• After all, my unofficial motto is “lower my goddamn taxes,” not “abolish my goddamn taxes”
        • But a tax reform that would lower taxes for some but increase taxes on others could not be supported, because it would increase the aggression done to some taxpayers
      • So we favor incremental steps in the right direction
      • The right direction for reform of public education is:
        • moving towards separation of school and state
        • reducing compulsory attendance
        • reducing compulsory taxpayer funding
        • reducing government control of education
      • Libertarians support any incremental moves like this
      • But school choice does none of these
      • It does not phase out educational welfare, it expands it, and entrenches it
      • It does not reduce control, it expands state control to private schools
        • It effectively turns private schools into public schools
          • Although they remain private in name
          • Just like a privatized prison is still a prison


    • There is another semantic trick they use. For example, in a recent interview (https://youtu.be/wTwbkr0Rpo0?t=17), Corey promotes a Texas school choice bill that lets families “access their children’s education dollars to take it to the public/private/charter/home-based education option of their choice.”
    • Corey’s group American Federation for Children supports voucher programs that “allow education dollars to ‘follow the child.’” Their website states: “The money doesn’t belong to the government schools. Education funding is meant for educating children, not for propping up and protecting a particular institution. We should fund students, not systems.”
    • Yes: “The money” does not belong to government schools. But neither does it belong to the government. Nor does it belong to “families” who happen to have kids in public schools.
    • It belongs to the taxpayers it was stolen from.
    • Corey says “the taxpayer is already funding the education of the child. That same money should follow the child to the education provider that best meets their needs.”  (“Biden, Pelosi, other top Dems sent kids to private school but oppose school choice”,com (June 16, 2022))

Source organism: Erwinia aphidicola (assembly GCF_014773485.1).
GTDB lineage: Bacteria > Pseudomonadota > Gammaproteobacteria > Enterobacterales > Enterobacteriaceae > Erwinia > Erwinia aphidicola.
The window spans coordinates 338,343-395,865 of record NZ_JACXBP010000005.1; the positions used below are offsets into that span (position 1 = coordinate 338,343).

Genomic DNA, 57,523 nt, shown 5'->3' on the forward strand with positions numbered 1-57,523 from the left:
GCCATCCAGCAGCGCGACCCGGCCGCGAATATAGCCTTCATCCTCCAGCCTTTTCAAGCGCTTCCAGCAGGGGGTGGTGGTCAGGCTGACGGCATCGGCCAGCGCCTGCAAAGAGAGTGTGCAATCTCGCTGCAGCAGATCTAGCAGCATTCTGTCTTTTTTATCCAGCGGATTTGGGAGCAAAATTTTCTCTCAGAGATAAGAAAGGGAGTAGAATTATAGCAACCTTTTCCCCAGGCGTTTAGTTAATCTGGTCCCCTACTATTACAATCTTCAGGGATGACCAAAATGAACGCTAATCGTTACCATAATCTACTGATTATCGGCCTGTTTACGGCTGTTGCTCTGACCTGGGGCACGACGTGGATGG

• The “same money”? It’s not the same money. It comes from continual and repeated theft of taxpayers. Why should it be “the same”? Shouldn’t our goal to reduce this theft, so that the amount of money stolen goes down over time instead of being “the same” and just redirected?
    • I don’ think “the money” should follow the child. They are no more entitled to this money than the government is. It should follow the taxpayers!


    • This debate does not ask whether parents of kids in public schools should support school choice.
      • Maybe they would.
      • But maybe they would also support increasing property taxes and funding for public schools.
        • Just like college graduates with student loan debt want their loans forgiven.
          • So what?
        • In my school district, the Harris County Independent School District (HISD), in Houston (with 200,000 students, largest in Texas and 8th largest in the nation), in 2012 a $1.9B bond was authorized by the voters. A local high school, Lamar, received a new $108M facility.
        • This will be paid for out of property taxes. I voted against it. Naturally, it passed, because the majority of parents benefited from this welfare redistribution. Did Lamar high school improve? Well it has a much nicer $108M facility now. But should libertarians support this? No.
      • Maybe social security recipients would favor increasing social security payments. But do libertarians?
    • This debate also does not ask whether school choice might improve some public schools.
      • Maybe it would.
      • But it might make some public schools worse.
        • Imagine paying higher home prices and property taxes to go to a “good” public high school and then having no automatic right to send your kids there because it has to institute a lottery because of all the new applicants from out of the area
        • And your home value would plummet
      • And it would increase the number of students receiving educational welfare
      • And it would subject private schools to more government control.
      • It would entrench the idea of universal educational welfare
        • It would make separation of school and state less likely
          • What happens when we suggest abolishing social security now that it’s entrenched?
            • It’s called the Third Rail for a reason
          • How do Canadians and Europeans react when you suggest getting rid of their socialized healthcare systems?
          • Imagine a world of 100% educational vouchers. How would we ever get rid of it?
        • It would cause private school tuition to increase, just as college tuition has increased because of state subsidies